Whitfield L. Knapple, MD, FACG
Chair, ACG National Affairs

This week, U.S. House Republicans released a “policy brief” in advance of the Presidents’ Day congressional recess, outlining a replacement plan for the Patient Protection and Affordable Care Act (known as the ACA). This 18-page blueprint states that House Republicans will soon advance repeal and replace legislation that is designed to:

  • Provide relief during the transition period, including waiving the individual mandate as well as the employer mandate to provide coverage.
  • Provide a “Universal Health Care Tax Credit.”  The credit is “advanceable and refundable,” universal for all citizens or qualified aliens not offered other qualifying insurance, age-rated, and available for dependent children up to age 26.
  • Eliminate ACA tax provisions, including the tax on health insurance premiums, taxes related to prescription drugs, the tax on medical devices, the increased expense threshold for deducting medical expenses.
  • Reform Medicaid with a “per capita allotment” (block grant) and repeals the ACA’s Medicaid expansion, with a transition period of continued enhanced federal payments.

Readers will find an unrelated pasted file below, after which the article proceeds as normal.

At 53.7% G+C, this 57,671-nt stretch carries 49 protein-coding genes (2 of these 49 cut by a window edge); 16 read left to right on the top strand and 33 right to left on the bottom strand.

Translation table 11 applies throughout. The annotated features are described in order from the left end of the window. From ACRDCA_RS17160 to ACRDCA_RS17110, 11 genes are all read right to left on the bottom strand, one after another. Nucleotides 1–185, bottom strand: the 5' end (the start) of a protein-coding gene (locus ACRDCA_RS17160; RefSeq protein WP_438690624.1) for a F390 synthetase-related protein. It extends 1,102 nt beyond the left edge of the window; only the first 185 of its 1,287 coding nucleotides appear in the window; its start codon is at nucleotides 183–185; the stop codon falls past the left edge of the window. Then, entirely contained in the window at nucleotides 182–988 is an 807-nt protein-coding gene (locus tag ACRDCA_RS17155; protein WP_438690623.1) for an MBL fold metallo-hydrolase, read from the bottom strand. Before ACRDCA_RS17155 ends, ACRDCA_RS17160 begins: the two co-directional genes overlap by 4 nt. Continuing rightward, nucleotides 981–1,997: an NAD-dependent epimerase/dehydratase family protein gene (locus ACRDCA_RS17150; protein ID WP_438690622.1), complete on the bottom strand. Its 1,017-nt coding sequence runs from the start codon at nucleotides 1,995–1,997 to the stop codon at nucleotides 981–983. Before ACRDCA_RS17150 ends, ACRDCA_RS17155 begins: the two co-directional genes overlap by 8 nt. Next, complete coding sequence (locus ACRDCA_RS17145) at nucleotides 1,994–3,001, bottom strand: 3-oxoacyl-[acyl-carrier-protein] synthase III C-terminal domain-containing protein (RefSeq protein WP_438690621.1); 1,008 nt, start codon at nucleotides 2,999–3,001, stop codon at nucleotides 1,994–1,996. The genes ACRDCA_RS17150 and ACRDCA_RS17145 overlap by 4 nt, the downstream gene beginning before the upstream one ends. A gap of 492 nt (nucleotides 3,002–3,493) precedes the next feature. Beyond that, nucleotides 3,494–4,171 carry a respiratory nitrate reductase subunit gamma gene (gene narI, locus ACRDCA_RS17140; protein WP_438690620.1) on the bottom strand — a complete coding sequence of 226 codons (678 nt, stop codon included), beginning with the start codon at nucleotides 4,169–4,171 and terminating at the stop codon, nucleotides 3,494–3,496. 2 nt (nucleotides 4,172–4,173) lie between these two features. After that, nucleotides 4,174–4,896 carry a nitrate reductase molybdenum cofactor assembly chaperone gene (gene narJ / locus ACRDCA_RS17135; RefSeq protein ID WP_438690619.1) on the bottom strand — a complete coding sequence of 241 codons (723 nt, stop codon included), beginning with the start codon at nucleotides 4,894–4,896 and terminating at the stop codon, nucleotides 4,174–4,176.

• Utilize “state innovation grants” to improve insurance markets.  The blueprint notes that states may also use these resources to increase access to preventive services or reduce cost-sharing.
  • Promote health savings accounts, including increasing maximum HSA contribution limit; allow both spouses to make catch-up contributions to the same HSA.

This is the first blueprint released by House Republicans and will likely change.  ACG is working with leaders in Congress to improve any repeal and replace package.  This includes protecting preventive benefits and those patients with pre-existing conditions.  ACG is also advocating for physician-related provisions that promote independent GI practices and reduce administrative burdens borne by practices.

Senate Finance Committee Hearing, Nomination of Seema Verma

On Thursday, February 16th, the Senate Finance Committee, led by Chairman Orrin Hatch (R-UT), held a hearing for the nomination of Seema Verma to serve as the Administrator of the Centers for Medicare & Medicaid Services (CMS).  In his opening remarks, Ranking Member Ron Wyden (D-OR) stressed his concern about Ms. Verma’s potential conflict of interest in reference to her involvement in the management of the state insurance program, the Healthy Indiana Plan (HIP), while being paid by a consulting firm.  Ms. Verma confirmed that she had previously consulted with the Office of Ethics regarding this conflict. Other topics of questions from the Committee included lowering prescription drug costs for seniors, the future of Medicaid and Meaningful Use, and the possible increase in the Medicare enrollment age from 65 to 67.

ACG is actively involved in all health care reform and will keep you updated on any proposed legislation and news affecting ACG members and your patients.

Whitfield L. Knapple, MD, FACG

Chair, ACG National Affairs Committee